52 1 Building an All-Channel Bluetooth Monitor Michael Ossmann & Dominic Spill
53 2 I'm Mike Institute for Telecommunication Sciences
54 3 I'm Dominic University College London Imperial College London
55 4 Certain commercial equipment, materials, and software are sometimes identified to specify technical aspects of the reported procedures and results. In no case does such identification imply recommendations or endorsement by the U.S. Government, its departments, or its agencies; nor does it imply that the equipment, materials, and software identified are the best available for this purpose.
56 5 Sniffing Bluetooth is Hard
57 6 About Bluetooth PAN technology 2.4 GHz ISM band Frequency hopping
58 7 79 MHz Bluetooth hops through 79 channels Each channel is 1 MHz wide A piconet hops 1600 times per second
59 8 Clocks Every Bluetooth device has a clock Clocks increment 3200 times per second Hops happen every other clock cycle The master device dictates the clock of the piconet Subordinate devices keep track of their clocks' offset from the master's
60 9 Addresses BD_ADDR is like a MAC address 48 bits Comprised of three parts NAP UAP LAP
61 10 Possible Sniffing Methods Protocol analyzer $10,000 Bluetooth OEM < $10 Wideband receiver USRP ($1000) USRP2 ($1800)
62 11 Protocol Analyzer Test equipment for Bluetooth manufacturers/developers Expensive or illegal $10,000 Flash CSR dongles Doesn't do what we want Sniff any connection Sniff all connections
63 12 Bluetooth OEM Flashable chipset Custom firmware Hardware implementation Cannot sniff arbitrarily Not wideband One channel at a time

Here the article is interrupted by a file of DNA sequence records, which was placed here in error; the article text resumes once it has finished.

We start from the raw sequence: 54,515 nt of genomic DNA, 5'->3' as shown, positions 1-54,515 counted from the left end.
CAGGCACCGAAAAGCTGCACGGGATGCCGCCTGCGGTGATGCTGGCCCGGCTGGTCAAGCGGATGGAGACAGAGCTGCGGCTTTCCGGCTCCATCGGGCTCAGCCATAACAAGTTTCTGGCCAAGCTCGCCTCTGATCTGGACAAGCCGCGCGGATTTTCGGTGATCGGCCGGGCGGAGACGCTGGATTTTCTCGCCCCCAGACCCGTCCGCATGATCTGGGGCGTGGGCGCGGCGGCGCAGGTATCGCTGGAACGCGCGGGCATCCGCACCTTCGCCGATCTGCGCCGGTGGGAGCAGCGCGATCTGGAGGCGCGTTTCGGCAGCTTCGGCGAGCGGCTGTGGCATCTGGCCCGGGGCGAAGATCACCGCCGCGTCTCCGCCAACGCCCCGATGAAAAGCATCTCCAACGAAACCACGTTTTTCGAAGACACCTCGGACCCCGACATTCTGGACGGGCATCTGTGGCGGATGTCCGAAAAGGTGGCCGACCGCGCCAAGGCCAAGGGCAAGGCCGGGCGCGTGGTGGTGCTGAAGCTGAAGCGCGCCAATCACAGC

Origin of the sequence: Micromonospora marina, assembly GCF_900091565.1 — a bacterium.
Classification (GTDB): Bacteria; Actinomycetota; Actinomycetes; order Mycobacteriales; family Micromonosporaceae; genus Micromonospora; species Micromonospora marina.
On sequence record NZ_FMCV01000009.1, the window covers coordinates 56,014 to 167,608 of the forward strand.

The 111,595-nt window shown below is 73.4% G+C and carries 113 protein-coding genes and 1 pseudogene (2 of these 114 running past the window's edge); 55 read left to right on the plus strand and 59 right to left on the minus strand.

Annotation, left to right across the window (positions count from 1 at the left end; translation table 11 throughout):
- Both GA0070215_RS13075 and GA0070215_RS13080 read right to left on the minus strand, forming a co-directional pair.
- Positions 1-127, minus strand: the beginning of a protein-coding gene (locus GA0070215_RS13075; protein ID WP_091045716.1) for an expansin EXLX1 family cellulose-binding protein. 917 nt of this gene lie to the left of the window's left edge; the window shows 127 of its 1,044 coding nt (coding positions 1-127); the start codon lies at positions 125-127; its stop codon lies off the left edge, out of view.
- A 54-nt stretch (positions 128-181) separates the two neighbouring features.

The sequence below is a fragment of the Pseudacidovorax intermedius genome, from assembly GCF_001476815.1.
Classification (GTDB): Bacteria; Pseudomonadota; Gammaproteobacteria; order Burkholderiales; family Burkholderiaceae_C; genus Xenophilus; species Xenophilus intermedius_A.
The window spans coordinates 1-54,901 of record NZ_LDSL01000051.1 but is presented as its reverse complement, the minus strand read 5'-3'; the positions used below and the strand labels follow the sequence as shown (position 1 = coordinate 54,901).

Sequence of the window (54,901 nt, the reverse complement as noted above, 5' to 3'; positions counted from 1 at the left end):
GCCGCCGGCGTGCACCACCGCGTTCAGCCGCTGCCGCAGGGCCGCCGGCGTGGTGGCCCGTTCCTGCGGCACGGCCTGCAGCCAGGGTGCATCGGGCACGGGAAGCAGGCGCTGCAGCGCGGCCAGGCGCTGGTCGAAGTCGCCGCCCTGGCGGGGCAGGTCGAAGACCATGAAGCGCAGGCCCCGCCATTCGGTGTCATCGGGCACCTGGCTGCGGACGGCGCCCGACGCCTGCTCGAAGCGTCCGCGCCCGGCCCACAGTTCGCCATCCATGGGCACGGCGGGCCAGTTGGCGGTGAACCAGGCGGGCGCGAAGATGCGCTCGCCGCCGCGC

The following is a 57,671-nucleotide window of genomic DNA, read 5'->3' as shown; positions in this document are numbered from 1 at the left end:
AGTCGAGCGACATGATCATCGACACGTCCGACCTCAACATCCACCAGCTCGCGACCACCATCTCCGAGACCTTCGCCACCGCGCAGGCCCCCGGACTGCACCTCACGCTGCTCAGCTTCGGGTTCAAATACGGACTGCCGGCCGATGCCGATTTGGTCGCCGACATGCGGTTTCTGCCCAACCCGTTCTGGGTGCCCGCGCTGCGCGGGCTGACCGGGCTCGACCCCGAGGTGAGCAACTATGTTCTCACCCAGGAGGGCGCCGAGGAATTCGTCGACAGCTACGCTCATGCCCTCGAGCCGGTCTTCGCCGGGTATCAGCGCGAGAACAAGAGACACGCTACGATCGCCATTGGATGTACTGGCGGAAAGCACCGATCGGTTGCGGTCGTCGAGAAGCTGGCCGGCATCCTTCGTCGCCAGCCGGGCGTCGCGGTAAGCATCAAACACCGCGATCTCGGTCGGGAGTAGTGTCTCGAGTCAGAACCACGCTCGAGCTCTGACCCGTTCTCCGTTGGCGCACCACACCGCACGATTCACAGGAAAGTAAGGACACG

64 13 Software Radio (GNURadio/USRP) Wideband receiver USRP - 8MHz USRP2-25MHz Software signal processing Can do whatever we like with data This has potential...
65 14 Sniffing (Single Channel)
66 15 How? Step 1: Capture a packet and demodulate Device debug mode and visual tools helpful
67 16 Woo Packets! Now let's get some data LAP from access code
68 17 Demo: Finding Packets btrx.py -i headset3.cfile (or similar)
69 18 UAP discovery Not simple like LAP Used for checksum calculations Simple algorithms Run in reverse Data whitening 64 clock values 64 candidate UAPs
71 20 UAP retrieval
72 21 Demo: Retrieving the UAP btrx.py -d 16 -i headset2.cfile -l 24d952 (or similar)
73 22 Payload Data Got both UAP and LAP Sniff packets from piconet Verify header / payload checksums Discover lower clock bits Half way to full clock Hopping
74 23 Extending to Several Channels
75 24 One Input, Several Outputs USRP can do 8 channels USRP2 can do 25
77 26 Demo: Finding Packets on Multiple Channels multibtrx.py -d 8 -i headset1.cfile -f e6 -l 24d952 (or similar)
78 27 Use 10 USRPs Use 4 USRP2s (or 3 USRP2s and 1 USRP)
79 28 CPU requirements Roughly speaking, 1 CPU core can decode 1 channel in real time 79 channels == 79 cores Bus/storage speeds must also be considered
80 29 Predicting the Hopping Pattern
81 30 Why? Can't sniff all channels Bandwidth limited to 25MHz Processing speed One channel per core is slow Active attacks Hopping is a prerequisite It's fun It's a challenge
82 31 Hopping Sequence Pseudo-random sequence based on CLK1-27 of master Low 28 bits of BD_ADDR (LAP and part of UAP) If you know these two values, you can predict the sequence